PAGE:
Last Thursday evening, at 11:00 PM, I walked along East Hastings Street in Vancouver. It is not a pretty part of the city. I walked about 6 blocks and each block had about 50-100 people on it. And each 1 of them was homeless. Surprisingly, I never felt concerned for my safety during that 6-block walk. Despite the bad choices that these people had made to put them in their current situation, they were respectful of me and my choice to walk through their neighborhood. I also felt safe for the simple reason that I could probably run faster than most of them. The majority of the people I saw that night looked sick. Which is not surprising. It is estimated that 74% of homeless people have a serious health condition.

One charity based in Toronto also understands that many of the homeless are sick and some will never recover. And they want to make sure their last days are spent off the streets in a safe and caring environment. Journey Home Hospice is a partnership involving Saint Elizabeth Foundation, Inner City Health Associates and Hospice Toronto to “ensure people who are homeless have a safe, welcoming and caring place to spend their final weeks and days of life.”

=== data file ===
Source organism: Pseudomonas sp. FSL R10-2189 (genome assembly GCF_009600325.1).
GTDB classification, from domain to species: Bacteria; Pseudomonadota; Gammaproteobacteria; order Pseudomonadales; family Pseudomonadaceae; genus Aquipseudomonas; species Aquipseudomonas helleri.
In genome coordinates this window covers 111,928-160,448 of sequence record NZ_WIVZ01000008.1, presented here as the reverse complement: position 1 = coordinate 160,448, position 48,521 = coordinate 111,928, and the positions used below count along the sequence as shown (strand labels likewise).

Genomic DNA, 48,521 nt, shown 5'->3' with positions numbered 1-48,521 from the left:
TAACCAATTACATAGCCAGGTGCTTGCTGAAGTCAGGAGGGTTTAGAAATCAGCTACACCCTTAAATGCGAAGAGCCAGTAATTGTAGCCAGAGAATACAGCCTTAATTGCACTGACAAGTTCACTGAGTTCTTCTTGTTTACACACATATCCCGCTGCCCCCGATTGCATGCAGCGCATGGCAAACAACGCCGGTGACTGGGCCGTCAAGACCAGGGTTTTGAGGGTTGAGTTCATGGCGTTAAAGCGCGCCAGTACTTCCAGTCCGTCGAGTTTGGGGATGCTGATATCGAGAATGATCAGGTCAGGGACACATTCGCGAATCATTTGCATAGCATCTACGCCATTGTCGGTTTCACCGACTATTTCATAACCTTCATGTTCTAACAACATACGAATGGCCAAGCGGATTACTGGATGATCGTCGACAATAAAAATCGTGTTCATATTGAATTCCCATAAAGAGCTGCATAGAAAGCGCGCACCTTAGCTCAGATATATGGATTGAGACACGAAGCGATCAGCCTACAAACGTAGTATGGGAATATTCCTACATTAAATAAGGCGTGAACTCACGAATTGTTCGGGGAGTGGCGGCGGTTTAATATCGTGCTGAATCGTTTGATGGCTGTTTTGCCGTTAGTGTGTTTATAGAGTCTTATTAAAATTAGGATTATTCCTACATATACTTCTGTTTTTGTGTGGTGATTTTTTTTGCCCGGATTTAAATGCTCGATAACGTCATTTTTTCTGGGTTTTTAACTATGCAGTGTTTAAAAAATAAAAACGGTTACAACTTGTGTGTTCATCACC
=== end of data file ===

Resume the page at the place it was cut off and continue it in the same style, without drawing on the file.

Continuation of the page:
Like many good charities designed to improve the health of others, this one will likely be cost effective. Their proposed 10-bed hospice model will serve about 100 homeless people a year and will likely save the Ontario health care system $1.5 million annually.

Homeless people, especially those with serious, chronic health conditions are a major cost to society. Years ago, author Malcolm Gladwell wrote about ‘Million Dollar Murray’ to illustrate that financial burden that the homeless can have on our society.

Right now, Journey Home Hospice, has a 4-bed pilot program set up at 1 location in Toronto with the plan to expand to its 10-bed program.

A video of their program is shown below.

We hope Journey Home Hospice succeeds and hope it expand to other cities in need of such programs.